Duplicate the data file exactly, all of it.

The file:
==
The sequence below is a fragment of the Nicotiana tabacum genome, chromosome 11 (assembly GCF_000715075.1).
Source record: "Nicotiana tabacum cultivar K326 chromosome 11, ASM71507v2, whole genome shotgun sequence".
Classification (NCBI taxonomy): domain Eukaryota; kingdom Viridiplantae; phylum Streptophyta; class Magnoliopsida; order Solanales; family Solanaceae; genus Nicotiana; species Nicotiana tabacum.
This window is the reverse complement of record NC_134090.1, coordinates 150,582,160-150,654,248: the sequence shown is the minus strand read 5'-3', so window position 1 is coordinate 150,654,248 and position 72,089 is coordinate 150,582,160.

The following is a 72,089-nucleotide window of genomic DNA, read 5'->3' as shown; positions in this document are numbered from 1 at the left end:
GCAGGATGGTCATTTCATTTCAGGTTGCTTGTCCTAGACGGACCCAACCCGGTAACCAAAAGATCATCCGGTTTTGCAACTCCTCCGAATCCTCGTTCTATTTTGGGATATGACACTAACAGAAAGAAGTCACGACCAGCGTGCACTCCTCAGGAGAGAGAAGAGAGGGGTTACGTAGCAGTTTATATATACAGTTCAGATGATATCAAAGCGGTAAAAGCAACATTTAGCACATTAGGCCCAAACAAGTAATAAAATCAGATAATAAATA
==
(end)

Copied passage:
The sequence below is a fragment of the Nicotiana tabacum genome, chromosome 11 (assembly GCF_000715075.1).
Source record: "Nicotiana tabacum cultivar K326 chromosome 11, ASM71507v2, whole genome shotgun sequence".
Classification (NCBI taxonomy): domain Eukaryota; kingdom Viridiplantae; phylum Streptophyta; class Magnoliopsida; order Solanales; family Solanaceae; genus Nicotiana; species Nicotiana tabacum.
This window is the reverse complement of record NC_134090.1, coordinates 150,582,160-150,654,248: the sequence shown is the minus strand read 5'-3', so window position 1 is coordinate 150,654,248 and position 72,089 is coordinate 150,582,160.

The following is a 72,089-nucleotide window of genomic DNA, read 5'->3' as shown; positions in this document are numbered from 1 at the left end:
GCAGGATGGTCATTTCATTTCAGGTTGCTTGTCCTAGACGGACCCAACCCGGTAACCAAAAGATCATCCGGTTTTGCAACTCCTCCGAATCCTCGTTCTATTTTGGGATATGACACTAACAGAAAGAAGTCACGACCAGCGTGCACTCCTCAGGAGAGAGAAGAGAGGGGTTACGTAGCAGTTTATATATACAGTTCAGATGATATCAAAGCGGTAAAAGCAACATTTAGCACATTAGGCCCAAACAAGTAATAAAATCAGATAATAAATA